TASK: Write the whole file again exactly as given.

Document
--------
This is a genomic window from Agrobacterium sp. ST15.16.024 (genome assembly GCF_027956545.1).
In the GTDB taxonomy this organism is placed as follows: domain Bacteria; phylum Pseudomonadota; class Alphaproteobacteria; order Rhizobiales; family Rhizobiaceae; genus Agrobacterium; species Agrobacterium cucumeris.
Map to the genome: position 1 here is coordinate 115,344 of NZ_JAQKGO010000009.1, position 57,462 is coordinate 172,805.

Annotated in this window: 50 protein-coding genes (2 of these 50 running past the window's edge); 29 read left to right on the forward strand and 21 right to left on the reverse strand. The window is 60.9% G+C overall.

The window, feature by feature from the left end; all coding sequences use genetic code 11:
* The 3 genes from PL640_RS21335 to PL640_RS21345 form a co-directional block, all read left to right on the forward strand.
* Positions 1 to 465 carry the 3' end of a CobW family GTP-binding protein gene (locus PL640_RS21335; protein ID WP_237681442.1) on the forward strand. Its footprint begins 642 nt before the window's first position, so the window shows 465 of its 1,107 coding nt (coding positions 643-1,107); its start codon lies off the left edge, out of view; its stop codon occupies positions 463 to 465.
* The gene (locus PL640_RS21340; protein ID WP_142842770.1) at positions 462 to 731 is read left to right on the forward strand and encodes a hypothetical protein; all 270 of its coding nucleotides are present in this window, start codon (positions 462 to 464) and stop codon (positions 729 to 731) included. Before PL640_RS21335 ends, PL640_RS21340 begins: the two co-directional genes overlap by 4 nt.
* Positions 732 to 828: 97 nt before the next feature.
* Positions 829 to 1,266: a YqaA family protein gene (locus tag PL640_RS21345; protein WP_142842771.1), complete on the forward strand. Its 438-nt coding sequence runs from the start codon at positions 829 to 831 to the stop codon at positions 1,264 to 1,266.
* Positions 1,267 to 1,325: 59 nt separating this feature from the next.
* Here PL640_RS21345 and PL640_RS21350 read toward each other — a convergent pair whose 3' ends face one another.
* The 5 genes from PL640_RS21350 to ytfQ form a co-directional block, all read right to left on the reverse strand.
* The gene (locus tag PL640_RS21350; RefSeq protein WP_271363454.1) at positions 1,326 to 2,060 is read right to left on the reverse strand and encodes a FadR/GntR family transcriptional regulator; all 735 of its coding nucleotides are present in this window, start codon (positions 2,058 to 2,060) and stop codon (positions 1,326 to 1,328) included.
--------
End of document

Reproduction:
This is a genomic window from Agrobacterium sp. ST15.16.024 (genome assembly GCF_027956545.1).
In the GTDB taxonomy this organism is placed as follows: domain Bacteria; phylum Pseudomonadota; class Alphaproteobacteria; order Rhizobiales; family Rhizobiaceae; genus Agrobacterium; species Agrobacterium cucumeris.
Map to the genome: position 1 here is coordinate 115,344 of NZ_JAQKGO010000009.1, position 57,462 is coordinate 172,805.

Annotated in this window: 50 protein-coding genes (2 of these 50 running past the window's edge); 29 read left to right on the forward strand and 21 right to left on the reverse strand. The window is 60.9% G+C overall.

The window, feature by feature from the left end; all coding sequences use genetic code 11:
* The 3 genes from PL640_RS21335 to PL640_RS21345 form a co-directional block, all read left to right on the forward strand.
* Positions 1 to 465 carry the 3' end of a CobW family GTP-binding protein gene (locus PL640_RS21335; protein ID WP_237681442.1) on the forward strand. Its footprint begins 642 nt before the window's first position, so the window shows 465 of its 1,107 coding nt (coding positions 643-1,107); its start codon lies off the left edge, out of view; its stop codon occupies positions 463 to 465.
* The gene (locus PL640_RS21340; protein ID WP_142842770.1) at positions 462 to 731 is read left to right on the forward strand and encodes a hypothetical protein; all 270 of its coding nucleotides are present in this window, start codon (positions 462 to 464) and stop codon (positions 729 to 731) included. Before PL640_RS21335 ends, PL640_RS21340 begins: the two co-directional genes overlap by 4 nt.
* Positions 732 to 828: 97 nt before the next feature.
* Positions 829 to 1,266: a YqaA family protein gene (locus tag PL640_RS21345; protein WP_142842771.1), complete on the forward strand. Its 438-nt coding sequence runs from the start codon at positions 829 to 831 to the stop codon at positions 1,264 to 1,266.
* Positions 1,267 to 1,325: 59 nt separating this feature from the next.
* Here PL640_RS21345 and PL640_RS21350 read toward each other — a convergent pair whose 3' ends face one another.
* The 5 genes from PL640_RS21350 to ytfQ form a co-directional block, all read right to left on the reverse strand.
* The gene (locus tag PL640_RS21350; RefSeq protein WP_271363454.1) at positions 1,326 to 2,060 is read right to left on the reverse strand and encodes a FadR/GntR family transcriptional regulator; all 735 of its coding nucleotides are present in this window, start codon (positions 2,058 to 2,060) and stop codon (positions 1,326 to 1,328) included.